Since launching his White House bid, Trump has vowed to build a border wall with Mexico to keep out migrants, accusing them of bringing drugs and crime into the country. His demand for more than $5 billion to build the wall has led to the ongoing partial shutdown of the federal government.
During his presidential campaign, Trump touted his company’s hiring practices. In fall 2016, when he opened a new Trump hotel in Washington, he told the assembled audience: “We didn’t have one illegal immigrant on the job. Everybody knows it.”
Anibal Romero, a Newark-based immigration attorney, said he now represents five immigrants who say they had worked at Trump’s Bedminster club without legal status in recent years.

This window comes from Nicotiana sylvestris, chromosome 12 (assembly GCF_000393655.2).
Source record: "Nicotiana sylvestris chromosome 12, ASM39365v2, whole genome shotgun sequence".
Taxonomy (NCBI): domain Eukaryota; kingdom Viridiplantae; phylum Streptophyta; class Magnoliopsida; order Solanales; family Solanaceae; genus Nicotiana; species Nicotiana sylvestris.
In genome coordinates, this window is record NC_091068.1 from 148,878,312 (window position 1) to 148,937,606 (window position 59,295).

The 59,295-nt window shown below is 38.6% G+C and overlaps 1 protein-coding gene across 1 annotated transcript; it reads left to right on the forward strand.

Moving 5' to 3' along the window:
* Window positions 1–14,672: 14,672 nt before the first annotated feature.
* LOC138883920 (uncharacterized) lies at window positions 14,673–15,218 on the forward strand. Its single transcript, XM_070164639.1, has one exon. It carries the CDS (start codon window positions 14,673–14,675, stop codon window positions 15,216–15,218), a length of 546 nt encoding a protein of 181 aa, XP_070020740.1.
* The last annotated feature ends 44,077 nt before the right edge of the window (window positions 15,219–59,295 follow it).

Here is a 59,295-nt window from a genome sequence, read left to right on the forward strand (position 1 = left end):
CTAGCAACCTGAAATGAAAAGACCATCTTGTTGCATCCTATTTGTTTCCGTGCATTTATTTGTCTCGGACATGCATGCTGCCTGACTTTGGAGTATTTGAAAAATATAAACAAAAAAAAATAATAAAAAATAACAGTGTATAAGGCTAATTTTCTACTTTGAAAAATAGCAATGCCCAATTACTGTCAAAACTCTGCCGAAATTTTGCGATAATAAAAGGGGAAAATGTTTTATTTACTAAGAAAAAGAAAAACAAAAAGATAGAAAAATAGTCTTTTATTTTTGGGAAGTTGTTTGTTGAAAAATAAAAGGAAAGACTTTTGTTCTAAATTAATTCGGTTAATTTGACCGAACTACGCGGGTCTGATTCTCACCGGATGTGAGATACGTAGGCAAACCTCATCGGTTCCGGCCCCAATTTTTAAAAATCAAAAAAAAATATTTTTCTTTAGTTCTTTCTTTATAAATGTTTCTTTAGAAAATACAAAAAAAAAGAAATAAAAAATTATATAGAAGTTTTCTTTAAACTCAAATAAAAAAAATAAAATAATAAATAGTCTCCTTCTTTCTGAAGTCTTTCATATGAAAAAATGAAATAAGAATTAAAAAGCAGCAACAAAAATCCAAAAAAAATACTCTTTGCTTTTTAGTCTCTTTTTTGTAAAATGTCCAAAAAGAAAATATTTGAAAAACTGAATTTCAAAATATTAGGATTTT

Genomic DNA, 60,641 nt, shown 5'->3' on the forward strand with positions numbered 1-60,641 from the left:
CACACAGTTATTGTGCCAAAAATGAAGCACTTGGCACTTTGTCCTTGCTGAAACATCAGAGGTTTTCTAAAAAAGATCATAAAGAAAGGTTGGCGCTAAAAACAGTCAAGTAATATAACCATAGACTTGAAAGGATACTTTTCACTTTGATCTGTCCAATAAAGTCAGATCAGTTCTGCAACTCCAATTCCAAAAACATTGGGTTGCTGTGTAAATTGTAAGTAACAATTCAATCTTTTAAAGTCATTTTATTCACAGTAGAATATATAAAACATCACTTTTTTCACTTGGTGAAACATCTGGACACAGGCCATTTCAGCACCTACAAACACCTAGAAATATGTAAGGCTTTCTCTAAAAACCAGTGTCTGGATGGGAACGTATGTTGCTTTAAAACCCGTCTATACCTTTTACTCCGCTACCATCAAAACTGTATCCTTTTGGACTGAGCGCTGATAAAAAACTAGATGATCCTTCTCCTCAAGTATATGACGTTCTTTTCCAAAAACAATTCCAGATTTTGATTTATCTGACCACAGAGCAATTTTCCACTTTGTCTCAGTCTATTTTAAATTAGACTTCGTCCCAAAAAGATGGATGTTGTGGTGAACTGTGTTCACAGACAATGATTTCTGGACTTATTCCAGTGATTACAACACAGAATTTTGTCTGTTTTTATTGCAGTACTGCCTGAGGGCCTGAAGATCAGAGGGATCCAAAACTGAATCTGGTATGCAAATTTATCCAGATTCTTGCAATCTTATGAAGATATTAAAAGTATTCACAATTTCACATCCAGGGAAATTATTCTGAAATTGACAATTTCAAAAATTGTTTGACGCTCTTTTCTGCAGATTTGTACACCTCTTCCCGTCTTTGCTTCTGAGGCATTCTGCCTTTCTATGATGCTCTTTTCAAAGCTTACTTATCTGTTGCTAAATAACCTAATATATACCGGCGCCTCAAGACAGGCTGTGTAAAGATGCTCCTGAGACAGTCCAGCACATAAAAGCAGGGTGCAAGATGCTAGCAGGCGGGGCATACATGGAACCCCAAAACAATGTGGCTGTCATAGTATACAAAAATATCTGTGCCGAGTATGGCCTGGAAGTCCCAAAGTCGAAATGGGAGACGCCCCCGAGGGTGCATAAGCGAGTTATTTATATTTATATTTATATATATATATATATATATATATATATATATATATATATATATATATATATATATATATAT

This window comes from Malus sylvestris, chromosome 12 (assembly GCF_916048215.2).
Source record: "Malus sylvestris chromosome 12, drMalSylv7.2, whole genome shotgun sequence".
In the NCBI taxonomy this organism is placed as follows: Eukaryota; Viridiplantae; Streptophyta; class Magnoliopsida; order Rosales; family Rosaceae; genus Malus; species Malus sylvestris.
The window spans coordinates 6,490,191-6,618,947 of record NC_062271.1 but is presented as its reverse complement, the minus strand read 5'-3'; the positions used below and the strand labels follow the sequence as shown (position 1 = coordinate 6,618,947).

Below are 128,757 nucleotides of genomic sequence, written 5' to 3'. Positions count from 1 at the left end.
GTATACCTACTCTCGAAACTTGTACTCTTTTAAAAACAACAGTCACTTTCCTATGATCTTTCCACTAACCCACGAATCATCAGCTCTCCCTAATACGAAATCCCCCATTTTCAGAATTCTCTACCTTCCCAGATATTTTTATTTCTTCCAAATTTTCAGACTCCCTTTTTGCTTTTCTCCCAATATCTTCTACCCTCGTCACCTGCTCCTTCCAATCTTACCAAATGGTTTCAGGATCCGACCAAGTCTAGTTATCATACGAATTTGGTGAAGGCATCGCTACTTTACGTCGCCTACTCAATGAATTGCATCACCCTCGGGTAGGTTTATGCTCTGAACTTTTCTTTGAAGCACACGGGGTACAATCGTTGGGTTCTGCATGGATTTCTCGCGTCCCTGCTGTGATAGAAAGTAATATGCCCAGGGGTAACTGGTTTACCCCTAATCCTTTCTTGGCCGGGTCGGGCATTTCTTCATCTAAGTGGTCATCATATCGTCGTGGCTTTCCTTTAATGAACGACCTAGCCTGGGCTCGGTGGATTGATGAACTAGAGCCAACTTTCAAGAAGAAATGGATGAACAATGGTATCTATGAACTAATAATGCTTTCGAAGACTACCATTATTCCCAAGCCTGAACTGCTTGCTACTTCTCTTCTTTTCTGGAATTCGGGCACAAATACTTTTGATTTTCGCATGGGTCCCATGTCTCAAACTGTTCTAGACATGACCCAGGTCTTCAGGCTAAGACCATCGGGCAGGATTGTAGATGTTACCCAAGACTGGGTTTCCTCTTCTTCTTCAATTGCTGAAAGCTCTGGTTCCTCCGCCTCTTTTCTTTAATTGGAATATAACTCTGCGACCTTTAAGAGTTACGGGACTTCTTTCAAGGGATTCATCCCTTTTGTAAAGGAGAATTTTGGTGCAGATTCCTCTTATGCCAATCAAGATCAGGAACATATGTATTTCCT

Investigators with the FBI and the New Jersey attorney general’s office have collected employment documents on his clients in recent months, he said, an indication that the agencies may be scrutinizing the hiring practices of the president’s club.
Torres’ experience and that of another worker suggest that the Secret Service may not have had a full picture of who was in proximity to Trump and his guests when they visited the Bedminster club.
Victorina Morales, 45, an undocumented immigrant from Guatemala who said she worked as a housekeeper in a different part of the club, cleaning Trump’s villa, said Secret Service agents gave her a pin to wear every time Trump visited.
“I had to wear the pin to get into the golf club,” Morales said in an interview Thursday. Morales said she recalls one pin having an American flag and another with a design that she did not recall.